Indeed, the committee recommended that the criminal justice system would need to do more than just lower incarceration rates for the trend to continue. For instance, it recommended growing programs that supervise people awaiting trial in the community and providing law enforcement with alternatives to incarceration, such as diversion programs and crisis centers. But the pandemic didn’t give officials time to build up those services.

Without them, law enforcement officers such as Penobscot County Sheriff Troy Morton said it’s hard to believe the state will be able to maintain the lower rates of arrest that Maine has seen in recent months.

Crime hasn’t stopped just because jail counts are down, he said, and local police chiefs are starting to grow frustrated with people who have continued to commit the same minor offenses, seemingly because they’re no longer afraid of going to jail.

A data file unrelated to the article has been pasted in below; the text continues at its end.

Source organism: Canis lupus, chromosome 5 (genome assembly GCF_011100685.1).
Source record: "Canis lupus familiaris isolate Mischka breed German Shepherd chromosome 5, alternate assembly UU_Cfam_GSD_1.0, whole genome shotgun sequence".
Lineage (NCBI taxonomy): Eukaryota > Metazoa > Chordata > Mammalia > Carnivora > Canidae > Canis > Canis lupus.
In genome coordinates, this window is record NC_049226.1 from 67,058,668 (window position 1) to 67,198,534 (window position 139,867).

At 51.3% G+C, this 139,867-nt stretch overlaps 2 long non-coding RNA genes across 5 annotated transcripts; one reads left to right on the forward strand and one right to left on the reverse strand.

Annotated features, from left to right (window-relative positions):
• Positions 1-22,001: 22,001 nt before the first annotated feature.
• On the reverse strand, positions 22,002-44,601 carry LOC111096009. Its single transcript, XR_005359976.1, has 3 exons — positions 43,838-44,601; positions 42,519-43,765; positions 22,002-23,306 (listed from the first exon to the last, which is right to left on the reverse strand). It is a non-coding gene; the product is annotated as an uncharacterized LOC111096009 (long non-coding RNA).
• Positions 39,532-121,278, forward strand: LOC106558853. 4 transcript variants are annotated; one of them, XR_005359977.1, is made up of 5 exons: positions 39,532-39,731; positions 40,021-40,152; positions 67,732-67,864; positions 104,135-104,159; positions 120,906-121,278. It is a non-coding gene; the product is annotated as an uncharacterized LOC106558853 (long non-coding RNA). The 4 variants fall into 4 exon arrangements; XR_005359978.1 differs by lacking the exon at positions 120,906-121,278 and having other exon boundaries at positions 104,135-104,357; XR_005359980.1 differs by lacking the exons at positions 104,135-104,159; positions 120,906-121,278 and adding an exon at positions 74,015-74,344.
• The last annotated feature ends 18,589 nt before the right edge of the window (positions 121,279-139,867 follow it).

Already in more counties with urban centers, such as Penobscot and Cumberland counties, arrests have ticked back up slightly, said Elizabeth Simoni, the executive director of Maine Pretrial Services, which supervises defendants in the community.

“They’re not earth-shattering crimes, but they affect businesses and stores,” Morton said.

“If COVID were gone tomorrow, could we still do this? I don’t know,” he went on. “But I don’t think it’s fair to say that COVID is going away tomorrow.”

Watch: How Bangor emergency crews are adapting to the pandemic